Many cities across the nation have reported mild winter weather this past year. While it might have been nice at the time to not endure harsh weather conditions, this could mean a worse allergy season for many.
How Does Weather Affect Allergies?
Typically, the first allergen of the year is tree pollen, which begins in the late winter (end of February/early March) and continues through late spring/early summer (end of June). Then grass pollen kicks in in the late spring/early summer, and finally weed pollen hits in the fall. The month of May is usually most severe for allergy sufferers due to grass pollen beginning while tree pollen counts are high.
The weather during the winter, however, can affect this schedule.
“Milder winters are continuing to affect spring allergies. Trees are able to pollinate earlier and for longer periods, extending the allergy season by several weeks,” explained Kenneth Mendez, president and CEO of the Asthma and Allergy Foundation of America.
In other words, climbing temperatures mean plants can begin pollinating earlier than usual.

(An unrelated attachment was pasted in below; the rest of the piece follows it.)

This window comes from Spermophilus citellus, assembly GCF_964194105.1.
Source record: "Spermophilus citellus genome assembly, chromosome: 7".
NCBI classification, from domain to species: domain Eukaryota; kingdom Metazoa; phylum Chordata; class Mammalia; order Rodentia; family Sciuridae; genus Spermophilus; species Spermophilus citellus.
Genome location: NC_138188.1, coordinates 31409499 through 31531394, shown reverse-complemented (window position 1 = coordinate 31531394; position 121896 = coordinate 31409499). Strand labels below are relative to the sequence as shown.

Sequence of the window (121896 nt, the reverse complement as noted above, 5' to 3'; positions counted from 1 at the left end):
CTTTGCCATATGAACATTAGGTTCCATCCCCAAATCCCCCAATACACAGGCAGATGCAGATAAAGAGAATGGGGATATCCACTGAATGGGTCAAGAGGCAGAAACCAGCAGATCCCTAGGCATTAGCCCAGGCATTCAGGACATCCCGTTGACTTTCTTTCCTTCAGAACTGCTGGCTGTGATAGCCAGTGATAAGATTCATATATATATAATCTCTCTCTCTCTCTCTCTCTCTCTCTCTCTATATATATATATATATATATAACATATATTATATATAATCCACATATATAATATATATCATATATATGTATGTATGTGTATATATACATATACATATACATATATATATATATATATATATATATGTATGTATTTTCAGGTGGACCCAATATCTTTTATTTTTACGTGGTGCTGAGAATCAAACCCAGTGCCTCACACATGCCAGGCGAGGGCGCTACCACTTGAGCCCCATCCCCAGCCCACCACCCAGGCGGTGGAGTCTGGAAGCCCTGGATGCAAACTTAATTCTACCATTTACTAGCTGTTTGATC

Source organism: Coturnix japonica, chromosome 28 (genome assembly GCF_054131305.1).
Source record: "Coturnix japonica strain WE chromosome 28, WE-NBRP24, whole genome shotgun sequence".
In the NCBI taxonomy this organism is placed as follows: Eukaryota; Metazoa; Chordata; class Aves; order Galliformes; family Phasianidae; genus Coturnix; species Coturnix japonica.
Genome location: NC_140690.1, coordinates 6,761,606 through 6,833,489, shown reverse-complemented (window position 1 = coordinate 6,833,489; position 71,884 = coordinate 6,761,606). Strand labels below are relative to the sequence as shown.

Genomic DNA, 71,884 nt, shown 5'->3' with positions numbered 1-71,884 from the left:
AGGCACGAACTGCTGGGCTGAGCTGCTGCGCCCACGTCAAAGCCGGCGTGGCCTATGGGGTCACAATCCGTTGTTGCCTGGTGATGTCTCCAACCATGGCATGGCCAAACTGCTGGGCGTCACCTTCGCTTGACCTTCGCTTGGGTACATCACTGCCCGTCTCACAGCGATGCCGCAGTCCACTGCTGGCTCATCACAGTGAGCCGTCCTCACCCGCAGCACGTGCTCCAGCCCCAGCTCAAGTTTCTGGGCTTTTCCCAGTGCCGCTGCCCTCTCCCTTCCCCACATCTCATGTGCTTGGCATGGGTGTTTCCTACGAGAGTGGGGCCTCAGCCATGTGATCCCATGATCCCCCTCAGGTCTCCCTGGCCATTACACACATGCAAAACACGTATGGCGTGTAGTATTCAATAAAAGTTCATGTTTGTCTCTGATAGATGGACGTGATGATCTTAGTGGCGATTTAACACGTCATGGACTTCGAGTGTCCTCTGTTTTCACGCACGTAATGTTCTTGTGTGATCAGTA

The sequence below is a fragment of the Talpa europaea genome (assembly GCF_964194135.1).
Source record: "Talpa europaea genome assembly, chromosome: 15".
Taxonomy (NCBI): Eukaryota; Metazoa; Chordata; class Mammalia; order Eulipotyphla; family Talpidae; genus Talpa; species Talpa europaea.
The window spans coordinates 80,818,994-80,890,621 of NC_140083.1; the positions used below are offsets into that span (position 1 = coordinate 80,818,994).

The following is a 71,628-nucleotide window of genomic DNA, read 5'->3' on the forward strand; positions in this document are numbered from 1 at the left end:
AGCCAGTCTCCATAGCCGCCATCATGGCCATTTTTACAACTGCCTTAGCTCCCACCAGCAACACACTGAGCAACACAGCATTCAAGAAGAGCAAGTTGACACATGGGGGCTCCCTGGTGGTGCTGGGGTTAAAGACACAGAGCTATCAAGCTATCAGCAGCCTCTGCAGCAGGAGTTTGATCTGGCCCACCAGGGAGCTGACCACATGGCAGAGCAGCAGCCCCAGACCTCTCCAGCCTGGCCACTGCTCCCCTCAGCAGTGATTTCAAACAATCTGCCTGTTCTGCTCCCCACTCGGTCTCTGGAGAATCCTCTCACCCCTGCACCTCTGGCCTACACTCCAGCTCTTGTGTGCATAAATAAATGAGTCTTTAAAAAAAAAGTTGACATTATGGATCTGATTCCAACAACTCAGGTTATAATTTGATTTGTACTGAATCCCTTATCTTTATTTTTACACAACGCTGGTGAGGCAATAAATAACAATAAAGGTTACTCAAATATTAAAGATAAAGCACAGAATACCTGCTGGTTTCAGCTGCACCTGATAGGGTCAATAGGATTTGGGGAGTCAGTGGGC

Additionally, a longer winter can mean that trees bloom later in the year, but this often leads to a sudden influx of pollen all at once.
How Can Pollen Be Combatted?
It’s helpful to know what specifically you’re allergic to in order to know what to avoid. Allergy testing is an important first step in preventing and treating allergy symptoms.
In the meantime, there are certain measures you can take to limit pollen in your home in order to reduce symptoms.
- Limit outdoor exposure during times when pollen counts are high. Pollen.com is a great resource for finding out what the pollen levels are in your area.
- Install a quality air filter, such as a HEPA filter, in your home.
- Clean your home thoroughly, taking extra care to dust, vacuum carpet and wash bedding in hot water.
- After spending time outside, take a shower and change your clothes right away.
- Start taking a daily OTC antihistamine right away, even if you don’t yet have symptoms.
For more information about allergy solutions or to schedule an appointment, call Arizona Desert ENT Specialists today.